The nation’s largest, most influential doctors’ group is holding its annual policymaking meeting amid the backlash over its most ambitious plan ever — to help dismantle centuries-old racism and bias in all realms of the medical establishment. The dissenters are a vocal minority of physicians, including some white Southern delegates who accuse the American Medical Association of reverse discrimination.
Dr. Gerald Harmon, the group’s incoming president, is a 69-year-old white native of rural South Carolina who knows he isn’t the most obvious choice to lead the AMA at this pivotal time. But he seems intent on breaking down stereotypes and said pointedly in a phone interview, “This plan is not up for debate.” The six-day meeting that began Friday is being held virtually because of the pandemic. It offers a chance for doctors to adopt policies that spell out how the AMA
should implement its health equity plan. But some white doctors say the program goes too far. Announced last month, the goal is unusually bold for the historically cautious AMA, acknowledging that racism and white privilege exist in the medical establishment and have contributed to health disparities laid bare during the coronavirus pandemic.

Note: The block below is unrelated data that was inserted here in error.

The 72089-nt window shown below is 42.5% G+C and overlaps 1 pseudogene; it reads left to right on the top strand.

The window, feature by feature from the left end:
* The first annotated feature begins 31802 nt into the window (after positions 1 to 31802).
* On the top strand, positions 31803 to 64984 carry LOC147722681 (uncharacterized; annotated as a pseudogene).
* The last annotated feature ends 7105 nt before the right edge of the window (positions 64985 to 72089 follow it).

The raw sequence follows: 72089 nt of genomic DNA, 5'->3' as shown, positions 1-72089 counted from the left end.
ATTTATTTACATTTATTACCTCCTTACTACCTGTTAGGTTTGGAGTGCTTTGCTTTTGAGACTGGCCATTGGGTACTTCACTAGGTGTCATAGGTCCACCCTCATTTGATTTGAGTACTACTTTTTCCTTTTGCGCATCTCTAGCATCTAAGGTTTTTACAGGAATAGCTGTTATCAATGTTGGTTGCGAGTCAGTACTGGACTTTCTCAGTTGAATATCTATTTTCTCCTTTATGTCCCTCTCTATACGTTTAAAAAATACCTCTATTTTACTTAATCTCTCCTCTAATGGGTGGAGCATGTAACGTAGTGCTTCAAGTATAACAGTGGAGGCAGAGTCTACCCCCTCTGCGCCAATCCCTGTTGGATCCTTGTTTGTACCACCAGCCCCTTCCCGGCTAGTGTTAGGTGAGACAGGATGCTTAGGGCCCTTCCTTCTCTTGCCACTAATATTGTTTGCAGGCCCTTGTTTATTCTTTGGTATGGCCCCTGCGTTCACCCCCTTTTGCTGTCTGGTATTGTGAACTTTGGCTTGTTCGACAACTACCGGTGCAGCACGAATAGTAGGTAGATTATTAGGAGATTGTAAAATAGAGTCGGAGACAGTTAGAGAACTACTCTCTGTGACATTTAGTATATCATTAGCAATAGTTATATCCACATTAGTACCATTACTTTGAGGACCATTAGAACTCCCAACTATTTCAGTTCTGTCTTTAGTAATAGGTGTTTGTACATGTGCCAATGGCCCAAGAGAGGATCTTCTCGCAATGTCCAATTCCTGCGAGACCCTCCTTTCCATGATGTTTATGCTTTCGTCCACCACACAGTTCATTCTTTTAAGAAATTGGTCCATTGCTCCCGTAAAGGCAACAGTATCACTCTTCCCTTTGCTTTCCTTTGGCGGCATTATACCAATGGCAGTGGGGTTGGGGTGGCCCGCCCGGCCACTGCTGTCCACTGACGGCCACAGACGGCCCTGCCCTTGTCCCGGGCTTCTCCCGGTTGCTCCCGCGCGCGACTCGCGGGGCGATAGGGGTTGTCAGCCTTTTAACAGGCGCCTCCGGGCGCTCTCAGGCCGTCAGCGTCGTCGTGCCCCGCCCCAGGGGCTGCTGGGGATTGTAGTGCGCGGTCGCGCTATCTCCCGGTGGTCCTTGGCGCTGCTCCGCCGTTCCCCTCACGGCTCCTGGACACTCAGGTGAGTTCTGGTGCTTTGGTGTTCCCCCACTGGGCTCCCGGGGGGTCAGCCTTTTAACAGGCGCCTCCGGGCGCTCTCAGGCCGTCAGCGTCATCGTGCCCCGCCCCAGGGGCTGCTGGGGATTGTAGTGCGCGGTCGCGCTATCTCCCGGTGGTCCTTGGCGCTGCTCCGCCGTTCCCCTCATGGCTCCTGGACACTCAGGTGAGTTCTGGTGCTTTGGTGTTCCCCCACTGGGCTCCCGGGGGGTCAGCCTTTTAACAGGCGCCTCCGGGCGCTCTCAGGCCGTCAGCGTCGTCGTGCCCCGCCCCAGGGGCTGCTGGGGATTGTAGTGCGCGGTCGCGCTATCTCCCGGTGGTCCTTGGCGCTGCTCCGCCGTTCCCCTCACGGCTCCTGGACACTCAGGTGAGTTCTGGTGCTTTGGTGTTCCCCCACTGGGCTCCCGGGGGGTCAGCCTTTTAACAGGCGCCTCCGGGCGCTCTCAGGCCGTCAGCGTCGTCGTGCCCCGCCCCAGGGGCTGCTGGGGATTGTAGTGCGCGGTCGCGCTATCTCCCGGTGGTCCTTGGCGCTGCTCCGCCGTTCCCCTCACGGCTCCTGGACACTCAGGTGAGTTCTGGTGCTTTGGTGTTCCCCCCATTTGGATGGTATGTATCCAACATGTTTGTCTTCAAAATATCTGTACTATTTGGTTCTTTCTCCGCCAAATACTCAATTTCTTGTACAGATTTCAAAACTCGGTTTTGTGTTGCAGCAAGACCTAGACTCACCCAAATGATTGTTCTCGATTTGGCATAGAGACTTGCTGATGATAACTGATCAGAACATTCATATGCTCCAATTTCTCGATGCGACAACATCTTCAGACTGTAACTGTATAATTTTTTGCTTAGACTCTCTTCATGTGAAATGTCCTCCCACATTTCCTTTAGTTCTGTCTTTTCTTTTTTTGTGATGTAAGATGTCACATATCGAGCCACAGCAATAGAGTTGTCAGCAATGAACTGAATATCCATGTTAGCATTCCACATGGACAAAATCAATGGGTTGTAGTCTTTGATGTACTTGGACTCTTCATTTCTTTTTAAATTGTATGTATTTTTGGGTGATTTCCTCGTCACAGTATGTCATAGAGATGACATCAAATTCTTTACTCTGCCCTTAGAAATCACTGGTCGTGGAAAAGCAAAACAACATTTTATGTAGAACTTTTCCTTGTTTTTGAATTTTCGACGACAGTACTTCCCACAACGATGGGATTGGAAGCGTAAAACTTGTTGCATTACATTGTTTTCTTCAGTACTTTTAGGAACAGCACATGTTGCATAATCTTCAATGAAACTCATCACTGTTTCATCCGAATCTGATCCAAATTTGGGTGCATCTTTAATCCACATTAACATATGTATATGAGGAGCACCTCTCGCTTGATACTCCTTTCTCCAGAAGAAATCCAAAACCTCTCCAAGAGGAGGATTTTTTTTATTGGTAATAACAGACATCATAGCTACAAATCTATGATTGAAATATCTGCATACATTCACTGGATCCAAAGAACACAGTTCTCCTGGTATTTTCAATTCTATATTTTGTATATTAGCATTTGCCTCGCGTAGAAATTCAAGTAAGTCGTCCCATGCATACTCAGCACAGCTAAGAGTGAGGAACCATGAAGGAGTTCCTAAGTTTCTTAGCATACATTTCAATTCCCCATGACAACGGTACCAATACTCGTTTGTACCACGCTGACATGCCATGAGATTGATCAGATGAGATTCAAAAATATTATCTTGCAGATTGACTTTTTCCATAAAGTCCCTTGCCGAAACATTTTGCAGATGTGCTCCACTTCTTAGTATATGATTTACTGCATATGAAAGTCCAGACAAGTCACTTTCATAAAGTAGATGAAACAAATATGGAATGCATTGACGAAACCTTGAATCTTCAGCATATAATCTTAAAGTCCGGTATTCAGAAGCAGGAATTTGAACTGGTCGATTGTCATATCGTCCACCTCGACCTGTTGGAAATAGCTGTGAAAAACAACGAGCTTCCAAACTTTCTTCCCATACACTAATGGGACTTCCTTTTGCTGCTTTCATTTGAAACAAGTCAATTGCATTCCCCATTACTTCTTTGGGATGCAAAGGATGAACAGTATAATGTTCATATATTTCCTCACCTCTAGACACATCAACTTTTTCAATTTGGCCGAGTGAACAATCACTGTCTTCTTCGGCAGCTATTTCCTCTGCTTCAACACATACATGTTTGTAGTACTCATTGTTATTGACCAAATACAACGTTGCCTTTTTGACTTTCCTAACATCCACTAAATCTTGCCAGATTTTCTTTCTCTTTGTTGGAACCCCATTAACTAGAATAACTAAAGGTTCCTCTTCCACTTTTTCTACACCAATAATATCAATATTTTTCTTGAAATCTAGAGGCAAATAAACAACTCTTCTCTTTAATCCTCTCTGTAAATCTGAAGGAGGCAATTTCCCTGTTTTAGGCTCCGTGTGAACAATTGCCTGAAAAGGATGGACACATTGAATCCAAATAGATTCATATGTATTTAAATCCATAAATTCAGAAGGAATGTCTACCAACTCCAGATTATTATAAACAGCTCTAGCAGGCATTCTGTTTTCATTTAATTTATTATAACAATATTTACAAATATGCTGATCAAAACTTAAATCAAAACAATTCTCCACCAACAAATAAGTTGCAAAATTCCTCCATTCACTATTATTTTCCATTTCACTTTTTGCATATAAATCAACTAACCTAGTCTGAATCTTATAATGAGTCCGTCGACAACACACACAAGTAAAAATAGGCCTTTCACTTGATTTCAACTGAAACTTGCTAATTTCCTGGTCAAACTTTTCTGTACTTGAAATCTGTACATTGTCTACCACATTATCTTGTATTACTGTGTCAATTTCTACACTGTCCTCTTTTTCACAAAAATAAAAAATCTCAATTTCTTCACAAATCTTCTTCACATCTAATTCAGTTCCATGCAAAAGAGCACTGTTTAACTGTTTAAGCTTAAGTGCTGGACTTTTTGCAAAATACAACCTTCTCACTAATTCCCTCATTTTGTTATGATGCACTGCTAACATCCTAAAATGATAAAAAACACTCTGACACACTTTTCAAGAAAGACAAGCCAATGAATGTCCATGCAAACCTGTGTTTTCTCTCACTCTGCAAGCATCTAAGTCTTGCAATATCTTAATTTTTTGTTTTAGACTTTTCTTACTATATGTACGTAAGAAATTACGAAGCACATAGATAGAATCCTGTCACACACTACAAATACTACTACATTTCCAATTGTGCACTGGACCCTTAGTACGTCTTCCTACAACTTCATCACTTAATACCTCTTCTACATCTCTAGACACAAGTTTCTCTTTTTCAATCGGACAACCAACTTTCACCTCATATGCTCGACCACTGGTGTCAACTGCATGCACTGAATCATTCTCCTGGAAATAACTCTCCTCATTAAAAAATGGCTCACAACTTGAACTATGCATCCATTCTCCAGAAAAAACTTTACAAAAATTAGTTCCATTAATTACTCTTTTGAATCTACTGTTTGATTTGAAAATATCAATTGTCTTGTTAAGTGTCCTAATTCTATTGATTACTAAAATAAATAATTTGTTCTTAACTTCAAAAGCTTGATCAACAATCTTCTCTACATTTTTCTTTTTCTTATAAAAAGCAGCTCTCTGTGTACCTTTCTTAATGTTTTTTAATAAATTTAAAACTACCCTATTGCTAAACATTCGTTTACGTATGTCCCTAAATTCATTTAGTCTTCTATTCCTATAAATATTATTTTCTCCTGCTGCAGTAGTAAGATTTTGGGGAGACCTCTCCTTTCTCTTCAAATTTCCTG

Portions of the plan include the language of critical race theory, referencing the theft of native lands and centuries-old white supremacy. The dissenters took offense and attacked the goal in documents recently leaked online. One leaked draft of a letter intended for AMA executives called portions of the plan “divisive, accusatory and insulting.”
“White males are repeatedly characterized as repressive and to some degree responsible for the inequities. This … implies reverse discrimination,” the letter said. It was signed by Dr. Claudette Dalton, an AMA’s Southeastern delegation member, four other physicians, and five state delegations representing 68 AMA delegates.